The following is adapted from the book, Keen on Retirement – Engineering the Second Half of Your Life.
If you’re going to have a comfortable, smooth entry into retirement, you have to be able to afford to retire in the first place. In addition to Social Security, most retirees rely on IRA accounts and investments to fund their golden years. While investments can often yield the greatest profits, they are not without their share of ups and downs.
When the market takes a drop of more than 10 percent, this so-called correction can be scary. But knowing that you must ride out stock market corrections is key to fueling your retirement account. Here’s an introduction to market corrections, why weathering them is so essential, and how not to panic when a correction occurs.
The Ebb and Flow of the Stock Market
If you look at a chart of the US stock market volume, you’ll notice overall there is an upward trend since the start of the century. In fact, this curve is huge, as measured by the Dow, or the Dow Jones Industrial Average.
The Dow is a stock index that measures the performance of a few dozen key American stocks, which are used as indicators for the overall health of the market and the US economy. Even though the Dow may take huge hits, often in response to global political events, history has shown us that it will go back up again.
Often, the stock market drops because of an event like the 9/11 attacks or a change in political leadership. Sometimes it will undergo a correction which is actually an appropriate response to an uptick in market prices that can’t be sustained.
There are short-term and long-term corrections. Just about every year, the market sustains a significant dip before heading back up again. Roughly every 30 years, there is a major correction, where it takes the market longer to rebound. So far, no one has developed a formula or algorithm for reliably predicting market corrections.
The Problem With Corrections
Stock market corrections can be horrible to experience–especially the larger ones–and waiting for the market to recover can be fraught with concern. But we know historically the market always improves.
Meanwhile, it’s tempting to check the market all day long hoping for an improvement. It feels like you’re being proactive and responsible, but it’s bordering on obsessive worry.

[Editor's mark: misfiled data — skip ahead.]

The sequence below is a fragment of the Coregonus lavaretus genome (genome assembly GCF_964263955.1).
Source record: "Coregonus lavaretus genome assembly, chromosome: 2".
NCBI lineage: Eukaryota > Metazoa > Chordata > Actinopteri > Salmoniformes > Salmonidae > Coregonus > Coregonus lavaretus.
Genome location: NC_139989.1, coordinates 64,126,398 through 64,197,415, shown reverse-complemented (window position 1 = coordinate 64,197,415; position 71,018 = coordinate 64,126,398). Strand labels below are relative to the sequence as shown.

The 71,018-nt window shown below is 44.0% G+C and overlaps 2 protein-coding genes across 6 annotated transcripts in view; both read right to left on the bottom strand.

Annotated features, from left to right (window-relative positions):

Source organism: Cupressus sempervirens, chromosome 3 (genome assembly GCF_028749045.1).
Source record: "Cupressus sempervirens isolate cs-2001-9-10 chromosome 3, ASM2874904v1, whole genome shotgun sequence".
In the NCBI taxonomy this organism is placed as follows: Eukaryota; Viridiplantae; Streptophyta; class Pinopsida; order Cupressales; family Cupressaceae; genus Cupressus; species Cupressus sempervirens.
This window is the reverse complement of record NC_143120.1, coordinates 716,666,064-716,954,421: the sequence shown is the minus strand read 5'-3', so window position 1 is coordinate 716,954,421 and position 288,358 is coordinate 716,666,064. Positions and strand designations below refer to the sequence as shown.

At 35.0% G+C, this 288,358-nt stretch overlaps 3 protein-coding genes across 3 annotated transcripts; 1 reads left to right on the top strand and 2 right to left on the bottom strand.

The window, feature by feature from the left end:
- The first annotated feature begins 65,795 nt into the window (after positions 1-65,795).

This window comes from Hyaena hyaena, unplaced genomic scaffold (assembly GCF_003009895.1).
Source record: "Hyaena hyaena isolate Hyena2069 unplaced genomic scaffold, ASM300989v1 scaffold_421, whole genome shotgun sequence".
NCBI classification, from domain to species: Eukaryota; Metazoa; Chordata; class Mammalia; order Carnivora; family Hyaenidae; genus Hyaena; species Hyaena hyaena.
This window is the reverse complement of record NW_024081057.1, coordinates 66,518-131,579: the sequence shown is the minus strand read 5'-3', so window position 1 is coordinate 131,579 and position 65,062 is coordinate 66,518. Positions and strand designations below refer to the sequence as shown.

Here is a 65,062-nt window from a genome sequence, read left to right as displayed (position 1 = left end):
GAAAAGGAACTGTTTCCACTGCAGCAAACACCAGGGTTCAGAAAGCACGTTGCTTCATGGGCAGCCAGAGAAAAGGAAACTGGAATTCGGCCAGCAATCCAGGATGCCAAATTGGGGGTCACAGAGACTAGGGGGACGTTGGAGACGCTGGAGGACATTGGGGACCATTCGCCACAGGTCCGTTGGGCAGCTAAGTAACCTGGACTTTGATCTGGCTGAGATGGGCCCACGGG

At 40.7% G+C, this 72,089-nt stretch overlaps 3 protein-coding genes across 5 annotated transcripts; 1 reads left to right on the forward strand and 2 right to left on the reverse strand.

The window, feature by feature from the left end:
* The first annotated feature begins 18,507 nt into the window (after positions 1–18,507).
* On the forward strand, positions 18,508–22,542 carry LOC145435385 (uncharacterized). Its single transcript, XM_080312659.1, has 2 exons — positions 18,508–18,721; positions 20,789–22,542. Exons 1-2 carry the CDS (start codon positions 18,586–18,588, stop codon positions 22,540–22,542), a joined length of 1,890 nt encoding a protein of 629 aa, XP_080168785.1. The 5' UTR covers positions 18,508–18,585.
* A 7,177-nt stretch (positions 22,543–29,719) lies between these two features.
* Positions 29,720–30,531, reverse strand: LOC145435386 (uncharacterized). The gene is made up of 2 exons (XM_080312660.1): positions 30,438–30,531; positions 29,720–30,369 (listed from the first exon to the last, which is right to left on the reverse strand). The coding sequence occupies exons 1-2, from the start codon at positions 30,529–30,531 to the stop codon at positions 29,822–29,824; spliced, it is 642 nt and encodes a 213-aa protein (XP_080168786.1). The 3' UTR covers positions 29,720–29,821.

When we don’t see things getting better, it’s easy to imagine that this time, the market really won’t recover. When this gloomy thought persists over time, some people get the idea that they should bail on the market, selling their stocks, often at a loss.
How to Prepare for Market Corrections
So, if you’re planning for retirement or already retired, how do you deal with a market correction? First, hold tight to your investments and ignore the urge to sell, unless a financial advisor you trust implicitly helps you to make a smart rebalance.
Second, maintain a fixed, stable income you can live on until the market rebounds: a paycheck, Social Security, bonds, or other revenue you can count on. You can use these funds to carry you through until the market recovers, even if that’s five or more years down the road.
You should also have a balanced portfolio, meaning investments in more than one company and more than one economic sector. Should one area tank, it won’t bring down your entire portfolio.
When you’re prepared for market corrections, not only can you ride out the storm, but you can also have the benefit of buying new investments at a low price, taking advantage of the correction. Then, when those stocks grow, you can move any profits you may have made into a more stable part of your portfolio.
For more advice on weathering stock market corrections, you can find the book, Keen on Retirement on Amazon.
BILL KEEN is the founder and CEO of Keen Wealth Advisors. A childhood marked by financial hardship drove Bill at a very young age to learn about saving and investing so he could one day support his family. That desire has fueled Bill throughout a career that includes providing commentary for national media outlets and co-hosting the long-running Keen on Retirement podcast. Bill is a proud board member for Angel Flight Central, a volunteer non-profit organization that provides charitable flights for healthcare and other humanitarian purposes. Bill and his wife, Carissa, reside in the Kansas City area.